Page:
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Retreat brings together three Abrahamic faiths

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TALI FEINBERG

Hargey describes the Open Mosque in Wynberg, Cape Town, as “South Africa’s first truly liberal and progressive mosque with a forward-looking, all-inclusive ethos”. He sees the retreat as an opportunity to interact, share ideas, and build bridges in a peaceful, open environment.

He says the mosque is “openly Qur’an-centric, gender-equal, non-sectarian, intercultural, and independent. It is setting new theological benchmarks for Muslims in South Africa, rejecting the corrupt, chauvinistic, and fear-inducing traditional Islamic clergy.

“Since a principal objective of the Open Mosque is to be all-inclusive, it was only natural for it to be in the forefront of interfaith dialogue and communal interaction. The original idea of the three Abrahamic faiths coming together was born out of this deep desire to bring people closer together so that we can work collaboratively for the benefit of the whole society, irrespective of race, gender, ethnicity, sexuality, and class,” he says.

Looking back, he says there was much anxiety when the idea was first proposed four years ago. “How would Jews, Christians, and Muslims interact for three days and nights in an environment that they aren’t used to? What would the sleeping arrangements be? Would the food be kosher and halaal? Practical issues like these were quickly resolved, and at the end of the first interfaith retreat, everyone agreed that this concept should be repeated on an annual basis as the benefits were enormous and evident. Each year, a pertinent theme is chosen. This year it was about justice, next year it will be about the environment.”

Hargey says a gathering like this is vital in today’s world, especially in South Africa. “In a highly polarised world, it’s imperative that everything is done to bring people of different creeds, cultures, and colours together so that there can be mutual understanding and tolerance for all. The Open Mosque’s landmark interfaith retreat shows how this can be achieved in a small but significant way.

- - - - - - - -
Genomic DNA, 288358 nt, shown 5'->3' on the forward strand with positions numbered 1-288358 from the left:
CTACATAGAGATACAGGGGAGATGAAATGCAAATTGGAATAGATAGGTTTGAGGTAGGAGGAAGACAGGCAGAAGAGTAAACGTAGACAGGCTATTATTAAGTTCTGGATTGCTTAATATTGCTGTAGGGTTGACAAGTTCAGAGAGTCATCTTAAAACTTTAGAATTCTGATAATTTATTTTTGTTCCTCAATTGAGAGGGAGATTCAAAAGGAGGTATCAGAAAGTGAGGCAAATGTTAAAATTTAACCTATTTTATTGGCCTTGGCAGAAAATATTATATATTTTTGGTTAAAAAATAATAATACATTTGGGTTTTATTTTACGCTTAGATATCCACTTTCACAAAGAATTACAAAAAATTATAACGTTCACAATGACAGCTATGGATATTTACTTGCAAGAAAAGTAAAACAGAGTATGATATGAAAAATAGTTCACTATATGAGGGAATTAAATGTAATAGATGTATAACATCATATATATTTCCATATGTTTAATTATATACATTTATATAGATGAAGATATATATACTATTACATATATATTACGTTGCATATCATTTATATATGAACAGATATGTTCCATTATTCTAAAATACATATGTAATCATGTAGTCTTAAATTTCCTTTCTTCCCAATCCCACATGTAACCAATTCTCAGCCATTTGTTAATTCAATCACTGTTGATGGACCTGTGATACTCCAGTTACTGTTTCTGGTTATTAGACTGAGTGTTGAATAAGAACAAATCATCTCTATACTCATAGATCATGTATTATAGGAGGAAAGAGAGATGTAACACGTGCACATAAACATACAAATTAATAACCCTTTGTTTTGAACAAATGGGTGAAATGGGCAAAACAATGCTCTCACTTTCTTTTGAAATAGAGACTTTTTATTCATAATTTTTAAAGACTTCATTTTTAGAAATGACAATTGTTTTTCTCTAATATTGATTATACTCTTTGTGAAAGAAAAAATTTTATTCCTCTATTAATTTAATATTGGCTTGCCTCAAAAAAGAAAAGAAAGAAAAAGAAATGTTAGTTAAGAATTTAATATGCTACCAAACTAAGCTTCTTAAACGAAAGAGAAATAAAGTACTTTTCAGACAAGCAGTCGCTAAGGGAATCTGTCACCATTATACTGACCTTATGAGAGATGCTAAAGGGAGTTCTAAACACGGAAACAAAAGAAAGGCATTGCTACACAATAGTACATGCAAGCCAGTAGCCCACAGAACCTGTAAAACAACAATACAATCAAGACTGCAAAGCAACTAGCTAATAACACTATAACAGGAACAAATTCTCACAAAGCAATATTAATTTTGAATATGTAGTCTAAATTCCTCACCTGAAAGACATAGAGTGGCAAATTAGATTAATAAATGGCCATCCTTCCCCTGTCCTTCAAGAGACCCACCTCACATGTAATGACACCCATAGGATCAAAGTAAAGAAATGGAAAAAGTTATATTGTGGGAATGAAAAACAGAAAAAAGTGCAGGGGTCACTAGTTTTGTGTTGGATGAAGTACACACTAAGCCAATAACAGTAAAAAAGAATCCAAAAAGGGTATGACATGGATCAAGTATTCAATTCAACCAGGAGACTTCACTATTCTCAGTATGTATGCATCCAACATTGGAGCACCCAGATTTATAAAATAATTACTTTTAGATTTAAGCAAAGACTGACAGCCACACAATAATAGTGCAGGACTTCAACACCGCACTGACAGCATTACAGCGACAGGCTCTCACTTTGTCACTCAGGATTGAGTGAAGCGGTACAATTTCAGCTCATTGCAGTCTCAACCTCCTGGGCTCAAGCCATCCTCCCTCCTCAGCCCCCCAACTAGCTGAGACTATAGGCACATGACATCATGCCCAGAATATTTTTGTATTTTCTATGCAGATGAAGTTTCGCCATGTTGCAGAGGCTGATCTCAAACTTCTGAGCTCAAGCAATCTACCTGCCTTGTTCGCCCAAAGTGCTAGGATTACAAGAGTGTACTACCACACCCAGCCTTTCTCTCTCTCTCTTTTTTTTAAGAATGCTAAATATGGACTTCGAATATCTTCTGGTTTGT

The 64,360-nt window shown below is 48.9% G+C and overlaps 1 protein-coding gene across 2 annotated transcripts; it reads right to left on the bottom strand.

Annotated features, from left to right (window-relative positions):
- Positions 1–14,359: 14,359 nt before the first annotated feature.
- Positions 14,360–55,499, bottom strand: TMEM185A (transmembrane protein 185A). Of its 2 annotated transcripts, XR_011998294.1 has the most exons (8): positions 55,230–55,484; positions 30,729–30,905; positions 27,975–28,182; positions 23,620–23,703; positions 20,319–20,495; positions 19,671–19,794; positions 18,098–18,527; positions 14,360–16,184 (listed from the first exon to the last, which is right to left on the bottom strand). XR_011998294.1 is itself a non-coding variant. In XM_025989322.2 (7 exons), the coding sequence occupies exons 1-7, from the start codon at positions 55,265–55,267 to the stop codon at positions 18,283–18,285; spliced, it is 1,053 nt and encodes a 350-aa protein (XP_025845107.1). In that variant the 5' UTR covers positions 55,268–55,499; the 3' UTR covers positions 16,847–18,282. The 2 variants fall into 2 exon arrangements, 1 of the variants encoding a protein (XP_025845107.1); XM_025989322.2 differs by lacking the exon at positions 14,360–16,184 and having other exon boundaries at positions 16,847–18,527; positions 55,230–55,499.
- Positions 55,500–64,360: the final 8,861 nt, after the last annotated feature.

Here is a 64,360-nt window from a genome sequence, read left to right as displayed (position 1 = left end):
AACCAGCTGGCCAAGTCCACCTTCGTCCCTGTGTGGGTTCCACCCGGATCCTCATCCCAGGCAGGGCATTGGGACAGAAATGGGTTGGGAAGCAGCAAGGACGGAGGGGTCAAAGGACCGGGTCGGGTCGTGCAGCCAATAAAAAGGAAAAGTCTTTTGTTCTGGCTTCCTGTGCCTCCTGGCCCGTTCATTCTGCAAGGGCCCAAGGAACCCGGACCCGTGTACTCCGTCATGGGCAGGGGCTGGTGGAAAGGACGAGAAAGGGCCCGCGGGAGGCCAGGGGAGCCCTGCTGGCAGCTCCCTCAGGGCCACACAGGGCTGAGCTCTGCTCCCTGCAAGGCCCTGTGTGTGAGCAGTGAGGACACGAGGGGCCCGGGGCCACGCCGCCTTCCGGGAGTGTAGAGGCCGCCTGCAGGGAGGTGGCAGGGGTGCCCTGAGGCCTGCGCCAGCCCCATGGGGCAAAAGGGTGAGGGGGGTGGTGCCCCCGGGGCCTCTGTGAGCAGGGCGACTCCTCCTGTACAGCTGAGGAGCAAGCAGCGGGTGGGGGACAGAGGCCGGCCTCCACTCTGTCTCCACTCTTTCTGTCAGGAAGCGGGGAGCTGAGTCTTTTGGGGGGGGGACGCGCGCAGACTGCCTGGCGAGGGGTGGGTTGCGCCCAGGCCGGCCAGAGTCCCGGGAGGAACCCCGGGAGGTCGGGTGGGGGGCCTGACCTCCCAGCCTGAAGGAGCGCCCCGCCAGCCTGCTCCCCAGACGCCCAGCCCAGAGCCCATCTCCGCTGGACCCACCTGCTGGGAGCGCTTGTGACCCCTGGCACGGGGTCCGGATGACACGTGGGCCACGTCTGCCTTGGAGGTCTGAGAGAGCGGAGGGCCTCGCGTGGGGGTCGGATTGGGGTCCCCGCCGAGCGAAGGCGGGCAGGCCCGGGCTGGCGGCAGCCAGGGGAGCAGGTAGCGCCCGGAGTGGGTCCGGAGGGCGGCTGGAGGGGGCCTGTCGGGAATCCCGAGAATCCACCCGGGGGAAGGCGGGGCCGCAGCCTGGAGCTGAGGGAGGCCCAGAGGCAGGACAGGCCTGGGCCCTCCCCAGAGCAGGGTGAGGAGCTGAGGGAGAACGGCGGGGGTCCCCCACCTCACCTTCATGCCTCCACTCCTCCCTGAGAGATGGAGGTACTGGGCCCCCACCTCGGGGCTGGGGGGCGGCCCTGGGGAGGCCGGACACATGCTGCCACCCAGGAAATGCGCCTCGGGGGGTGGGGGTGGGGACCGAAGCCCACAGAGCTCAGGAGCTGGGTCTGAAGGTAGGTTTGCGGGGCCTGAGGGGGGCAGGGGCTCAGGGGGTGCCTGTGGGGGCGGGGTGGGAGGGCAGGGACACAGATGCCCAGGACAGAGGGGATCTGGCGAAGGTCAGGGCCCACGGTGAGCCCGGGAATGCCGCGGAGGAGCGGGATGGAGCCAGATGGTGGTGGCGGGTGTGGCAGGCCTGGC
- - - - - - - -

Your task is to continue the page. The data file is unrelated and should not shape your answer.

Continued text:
“Indeed, this retreat exemplifies the mosque’s mantra of ‘building bridges of friendship, and breaking the barricades of fear.’”

Hargey has been criticised for his idea. “As expected, we have the Orthodox Muslim clergy denouncing us for holding these groundbreaking conferences between members of the Abrahamic faiths. We have also had some reservation from ultra-conservative Christians and others who are not supportive of the idea. But these ‘stick-in-the-muds’ are on the losing side of history, as the only way forward is to bring people together in harmony and solidarity in celebrating our common humanity,” he says.

He believes the Jewish community will find these retreats meaningful. “Observant Jews will not only be able to interact and build friendships with Muslims and Christians, they will be able to gain objectivity about their faith, seeing it from the outside looking in. Remember, the retreat is not there to condemn and criticise other religions. It’s there to enhance each person’s spiritual and religious journey. Since most Jews are white and most Muslims are brown, this landmark inter-racial gathering is the best advertisement for genuine non-racism in South Africa.”

This past weekend, participants took part in lectures, seminars, workshops, tutorials, prayer ceremonies, and film presentations. There was also sport, meditation, recreation, and yoga. Bryan Opert chose to go on the retreat in spite of the fact that he had reservations about it initially. “The Dignity of Difference by Chief Rabbi Jonathan Sacks cogently argues that the three Abrahamic religions have much in common, making dialogue not only possible but imperative,” he says.

“I met Dr Hargey. It was a pleasure to speak to him. His investment in seeing real interaction take place between these three faiths is a passion and perhaps even an obsession.”. Distinguishing criticism of Israel from anti-Semitism is for me a pre-requisite to engagement. In discussions with Dr Hargey, it was clear that his ideas had evolved and become aligned with the following approach, in his own words, ‘I believe that the Jewish people have a legitimate right to a nation state in Israel alongside the legitimate rights of the Palestinians.’

 “What we found was a unique group of about 40 people who – and I realise how cliched this sounds – were bound together in love and hope It was a sharing of ideas by religious leaders of their faith’s views on a number of topics. Justice and gender, parenting, minority groups, and socio-economic issues were some of the topics examined.

“I believe that within Cape Town and maybe South Africa, this retreat is one of a kind, where authentic learning takes place with speakers who are deeply entrenched and knowledgeable in their sacred books and tradition. The ethos of respect and inclusiveness allowed for our strict observance of Shabbat and kashrut. Not only that, but there was a desire by the participants to share in Torah activities. Havdalah, specifically, was exquisite.”

Ultimately, Hargey’s message is simple, “We aren’t capable of resolving the issues of the holy land from this remote part of the world. What we can do is create true mutual respect, deeper understanding, and authentic harmony between Jewish and Muslim followers of the great patriarch Abraham in this highly fractured land.”

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